Recording results and Analysis

The final step in the Quality Control process is the analysis the ws Tyler sieving software will total the recorded weight, calculate cumulative weight retained and a cumulative percentage retained or passing for each test sieve, in the absence of a software program the same data must be recorded and then calculated the software will configure a particle size distribution curve for the records with the tests sieve now data collected and Analysis can be performed to begin your analysis compare the product specification requirements to your results the recorded data highlighted in yellow should be compared to corresponding requirements of the product specification sheet highlighted in blue to determine whether or not the size distribution of the sample material is acceptable.

Dry Screen Process Procedure

  1. Clean and inspect screen deck, high or low grade, for any holes or tears. Replace screens if necessary.
  2. Place clean pucks in each screen. Add the dried and cooled plus product to the top screen in the deck.
  3. Place prepared deck on the Ro-Tap or Sieve shaker for a minimum of 15 minutes.
  4. Build additional sieves into a primary screen deck if the P80 is suspected to be greater than 300 mesh.
  5. Screen the coarse sample through the primary screen deck first on the Ro-Tap.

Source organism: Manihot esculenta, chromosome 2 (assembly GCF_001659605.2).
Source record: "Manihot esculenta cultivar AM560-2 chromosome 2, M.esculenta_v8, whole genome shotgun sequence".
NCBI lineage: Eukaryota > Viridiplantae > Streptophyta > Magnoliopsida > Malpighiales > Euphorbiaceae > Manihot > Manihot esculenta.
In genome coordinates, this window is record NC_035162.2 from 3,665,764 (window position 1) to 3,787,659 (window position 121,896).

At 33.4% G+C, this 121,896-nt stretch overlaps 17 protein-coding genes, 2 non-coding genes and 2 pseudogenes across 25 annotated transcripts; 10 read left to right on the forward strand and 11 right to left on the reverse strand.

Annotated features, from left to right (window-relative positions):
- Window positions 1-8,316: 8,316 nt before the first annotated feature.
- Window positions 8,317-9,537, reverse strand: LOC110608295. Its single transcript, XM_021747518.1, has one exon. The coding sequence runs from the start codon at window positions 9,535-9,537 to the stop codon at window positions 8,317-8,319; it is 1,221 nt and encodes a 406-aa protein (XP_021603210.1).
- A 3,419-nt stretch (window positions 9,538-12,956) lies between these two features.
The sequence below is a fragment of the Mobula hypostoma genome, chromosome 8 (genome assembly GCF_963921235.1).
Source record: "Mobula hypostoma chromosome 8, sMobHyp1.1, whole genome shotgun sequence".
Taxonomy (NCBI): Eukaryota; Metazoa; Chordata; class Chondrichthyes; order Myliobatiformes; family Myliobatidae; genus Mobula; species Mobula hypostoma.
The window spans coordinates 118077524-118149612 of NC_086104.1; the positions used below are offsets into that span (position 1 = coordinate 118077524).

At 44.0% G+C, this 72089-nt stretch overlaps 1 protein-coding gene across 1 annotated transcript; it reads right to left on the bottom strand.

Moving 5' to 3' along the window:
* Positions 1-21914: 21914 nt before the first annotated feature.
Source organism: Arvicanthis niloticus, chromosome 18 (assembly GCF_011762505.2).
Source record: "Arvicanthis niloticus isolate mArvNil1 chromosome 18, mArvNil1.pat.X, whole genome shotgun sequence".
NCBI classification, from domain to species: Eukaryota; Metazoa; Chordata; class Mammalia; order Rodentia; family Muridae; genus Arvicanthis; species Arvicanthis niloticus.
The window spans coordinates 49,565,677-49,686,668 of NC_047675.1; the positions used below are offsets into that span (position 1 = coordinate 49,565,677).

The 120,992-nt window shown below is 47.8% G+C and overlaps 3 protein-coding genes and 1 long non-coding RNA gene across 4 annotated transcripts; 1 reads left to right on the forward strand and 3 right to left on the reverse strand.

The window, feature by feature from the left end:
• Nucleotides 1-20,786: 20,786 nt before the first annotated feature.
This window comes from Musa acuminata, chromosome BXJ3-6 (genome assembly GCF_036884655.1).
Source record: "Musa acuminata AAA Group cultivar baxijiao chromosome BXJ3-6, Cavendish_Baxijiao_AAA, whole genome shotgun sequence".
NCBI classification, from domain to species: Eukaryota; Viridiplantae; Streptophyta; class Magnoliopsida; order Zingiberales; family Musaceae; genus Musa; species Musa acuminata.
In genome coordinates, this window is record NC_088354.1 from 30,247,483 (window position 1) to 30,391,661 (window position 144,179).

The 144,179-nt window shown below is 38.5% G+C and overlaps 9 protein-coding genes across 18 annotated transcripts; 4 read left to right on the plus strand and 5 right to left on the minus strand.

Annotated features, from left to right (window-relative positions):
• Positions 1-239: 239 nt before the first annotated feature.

6. Add minus product from step 5 to the standard decks and proceed as in step 2.

Wet Screening

OK, this is now how I would do it, but it will communicate the concept of wet screening ultra-fines  to wash them out before the dry screen process.

Wet sieving is the the separation of fines from the coarse portion of a sample while suspended in an aqueous solution introduced to a testing sieve. The liquid medium is used to negate static charges, break down agglomerates and lubricate near-size particles. After the fines have been washed through the sieve, the residue is oven-dried and re-weighed.

This step by step procedure is how to do a wet sieving wash: 

  1. Clean and inspect the necessary screen for wet screening as indicated on the Sizing Work Order.
  2. Clean and prepare the filter pots with labeled filter paper.
  3. Wash weighed sample gently through required screen into a clean bucket, using cool tap water, gentle spray and your hands until water runs clean into bucket.
  4. Filter the plus product remaining in the screen.
  5. Place the filter paper in the oven to dry. Remove to cool.
  6. Filter and dry the minus product collected in the bucket

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By | 2017-08-27T10:16:56+00:00 July 15th, 2016|Categories: Laboratory Procedures|Tags: |Comments Off on How to Perform a Sieve Analysis